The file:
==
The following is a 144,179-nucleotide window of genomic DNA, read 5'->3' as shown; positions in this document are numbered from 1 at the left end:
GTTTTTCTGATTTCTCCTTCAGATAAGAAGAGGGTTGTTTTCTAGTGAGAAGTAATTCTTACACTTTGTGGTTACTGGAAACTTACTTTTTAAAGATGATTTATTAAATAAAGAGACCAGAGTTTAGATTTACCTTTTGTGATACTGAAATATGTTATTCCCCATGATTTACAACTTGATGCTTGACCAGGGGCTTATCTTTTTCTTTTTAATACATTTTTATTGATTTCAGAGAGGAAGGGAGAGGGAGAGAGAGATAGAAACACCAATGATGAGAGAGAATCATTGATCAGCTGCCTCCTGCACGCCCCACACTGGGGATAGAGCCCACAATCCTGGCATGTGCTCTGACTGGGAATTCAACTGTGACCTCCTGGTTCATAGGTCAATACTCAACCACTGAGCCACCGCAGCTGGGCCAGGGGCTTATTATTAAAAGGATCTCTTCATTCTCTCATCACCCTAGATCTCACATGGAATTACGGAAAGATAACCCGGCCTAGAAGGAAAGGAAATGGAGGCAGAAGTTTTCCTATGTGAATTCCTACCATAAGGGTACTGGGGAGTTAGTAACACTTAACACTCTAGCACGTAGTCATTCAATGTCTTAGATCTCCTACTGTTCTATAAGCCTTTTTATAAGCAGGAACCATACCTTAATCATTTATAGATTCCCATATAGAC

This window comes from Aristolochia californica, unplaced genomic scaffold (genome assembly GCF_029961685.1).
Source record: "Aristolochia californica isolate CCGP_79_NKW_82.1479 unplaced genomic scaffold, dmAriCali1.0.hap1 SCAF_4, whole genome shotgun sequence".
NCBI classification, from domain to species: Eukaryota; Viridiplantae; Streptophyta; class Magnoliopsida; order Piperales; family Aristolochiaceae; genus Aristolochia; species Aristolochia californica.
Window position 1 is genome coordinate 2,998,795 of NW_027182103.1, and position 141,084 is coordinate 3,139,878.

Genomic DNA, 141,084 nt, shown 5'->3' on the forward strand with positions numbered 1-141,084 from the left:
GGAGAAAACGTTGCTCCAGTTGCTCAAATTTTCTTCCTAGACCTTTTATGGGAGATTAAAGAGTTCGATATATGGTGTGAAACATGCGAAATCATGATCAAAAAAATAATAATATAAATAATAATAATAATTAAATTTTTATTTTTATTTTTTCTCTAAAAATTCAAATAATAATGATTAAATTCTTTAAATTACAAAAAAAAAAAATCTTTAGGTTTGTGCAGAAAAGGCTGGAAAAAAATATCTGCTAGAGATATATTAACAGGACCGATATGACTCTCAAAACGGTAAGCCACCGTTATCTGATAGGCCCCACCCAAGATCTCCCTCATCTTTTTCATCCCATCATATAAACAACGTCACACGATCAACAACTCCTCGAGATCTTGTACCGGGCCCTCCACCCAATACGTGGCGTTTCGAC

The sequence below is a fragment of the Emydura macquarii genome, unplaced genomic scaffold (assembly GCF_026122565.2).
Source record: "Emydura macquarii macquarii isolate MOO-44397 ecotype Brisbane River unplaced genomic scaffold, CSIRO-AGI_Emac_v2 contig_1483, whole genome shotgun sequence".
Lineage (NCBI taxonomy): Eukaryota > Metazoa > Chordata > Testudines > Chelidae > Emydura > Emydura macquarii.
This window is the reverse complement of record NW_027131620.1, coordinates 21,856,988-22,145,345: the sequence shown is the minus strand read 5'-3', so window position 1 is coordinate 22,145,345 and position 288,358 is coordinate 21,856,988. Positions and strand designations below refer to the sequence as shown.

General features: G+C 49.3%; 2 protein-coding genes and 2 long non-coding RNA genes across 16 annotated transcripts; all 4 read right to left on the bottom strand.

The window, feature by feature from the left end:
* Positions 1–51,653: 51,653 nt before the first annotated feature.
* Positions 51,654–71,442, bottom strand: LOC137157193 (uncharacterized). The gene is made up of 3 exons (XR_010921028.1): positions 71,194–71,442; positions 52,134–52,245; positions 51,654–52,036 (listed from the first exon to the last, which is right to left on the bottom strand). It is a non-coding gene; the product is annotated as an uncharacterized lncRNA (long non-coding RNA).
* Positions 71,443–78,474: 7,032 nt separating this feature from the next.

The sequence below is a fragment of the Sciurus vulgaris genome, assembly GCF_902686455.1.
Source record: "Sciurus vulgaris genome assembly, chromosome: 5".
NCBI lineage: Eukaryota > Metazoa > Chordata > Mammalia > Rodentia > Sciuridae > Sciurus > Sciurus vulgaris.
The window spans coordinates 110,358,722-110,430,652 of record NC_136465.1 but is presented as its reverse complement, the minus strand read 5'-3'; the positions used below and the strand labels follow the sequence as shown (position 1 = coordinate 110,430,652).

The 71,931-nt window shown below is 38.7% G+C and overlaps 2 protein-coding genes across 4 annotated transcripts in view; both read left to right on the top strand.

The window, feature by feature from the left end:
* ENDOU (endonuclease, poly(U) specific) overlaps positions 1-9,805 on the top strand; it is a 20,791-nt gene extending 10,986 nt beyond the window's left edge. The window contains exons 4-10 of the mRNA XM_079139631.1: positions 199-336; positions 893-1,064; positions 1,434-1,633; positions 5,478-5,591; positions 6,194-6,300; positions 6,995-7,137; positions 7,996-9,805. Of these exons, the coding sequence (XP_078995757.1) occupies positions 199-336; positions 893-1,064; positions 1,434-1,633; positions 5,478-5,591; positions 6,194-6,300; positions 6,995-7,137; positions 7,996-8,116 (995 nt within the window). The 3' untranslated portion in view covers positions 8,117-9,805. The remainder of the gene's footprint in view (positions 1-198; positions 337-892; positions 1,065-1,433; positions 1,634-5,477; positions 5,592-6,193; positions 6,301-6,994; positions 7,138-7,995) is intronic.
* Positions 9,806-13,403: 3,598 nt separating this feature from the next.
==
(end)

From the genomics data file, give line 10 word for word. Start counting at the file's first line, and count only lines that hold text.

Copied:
Source record: "Emydura macquarii macquarii isolate MOO-44397 ecotype Brisbane River unplaced genomic scaffold, CSIRO-AGI_Emac_v2 contig_1483, whole genome shotgun sequence".